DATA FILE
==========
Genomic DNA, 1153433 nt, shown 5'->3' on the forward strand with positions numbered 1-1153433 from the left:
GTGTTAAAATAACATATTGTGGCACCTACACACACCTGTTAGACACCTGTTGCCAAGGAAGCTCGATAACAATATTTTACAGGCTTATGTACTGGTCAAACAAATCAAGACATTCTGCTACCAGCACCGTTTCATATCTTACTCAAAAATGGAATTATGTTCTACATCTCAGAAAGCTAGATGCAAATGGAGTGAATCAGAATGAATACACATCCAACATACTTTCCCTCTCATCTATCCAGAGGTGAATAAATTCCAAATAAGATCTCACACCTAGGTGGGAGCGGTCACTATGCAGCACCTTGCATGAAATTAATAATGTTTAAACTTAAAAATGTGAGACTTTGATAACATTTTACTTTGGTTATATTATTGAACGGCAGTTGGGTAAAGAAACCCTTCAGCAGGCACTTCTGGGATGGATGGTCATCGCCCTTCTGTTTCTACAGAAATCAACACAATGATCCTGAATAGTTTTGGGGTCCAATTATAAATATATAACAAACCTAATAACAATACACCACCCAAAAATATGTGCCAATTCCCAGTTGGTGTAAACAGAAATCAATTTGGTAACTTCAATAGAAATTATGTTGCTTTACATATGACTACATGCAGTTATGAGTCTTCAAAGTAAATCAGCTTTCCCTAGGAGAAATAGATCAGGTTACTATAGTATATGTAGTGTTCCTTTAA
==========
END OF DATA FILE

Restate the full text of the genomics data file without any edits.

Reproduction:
Genomic DNA, 1153433 nt, shown 5'->3' on the forward strand with positions numbered 1-1153433 from the left:
GTGTTAAAATAACATATTGTGGCACCTACACACACCTGTTAGACACCTGTTGCCAAGGAAGCTCGATAACAATATTTTACAGGCTTATGTACTGGTCAAACAAATCAAGACATTCTGCTACCAGCACCGTTTCATATCTTACTCAAAAATGGAATTATGTTCTACATCTCAGAAAGCTAGATGCAAATGGAGTGAATCAGAATGAATACACATCCAACATACTTTCCCTCTCATCTATCCAGAGGTGAATAAATTCCAAATAAGATCTCACACCTAGGTGGGAGCGGTCACTATGCAGCACCTTGCATGAAATTAATAATGTTTAAACTTAAAAATGTGAGACTTTGATAACATTTTACTTTGGTTATATTATTGAACGGCAGTTGGGTAAAGAAACCCTTCAGCAGGCACTTCTGGGATGGATGGTCATCGCCCTTCTGTTTCTACAGAAATCAACACAATGATCCTGAATAGTTTTGGGGTCCAATTATAAATATATAACAAACCTAATAACAATACACCACCCAAAAATATGTGCCAATTCCCAGTTGGTGTAAACAGAAATCAATTTGGTAACTTCAATAGAAATTATGTTGCTTTACATATGACTACATGCAGTTATGAGTCTTCAAAGTAAATCAGCTTTCCCTAGGAGAAATAGATCAGGTTACTATAGTATATGTAGTGTTCCTTTAA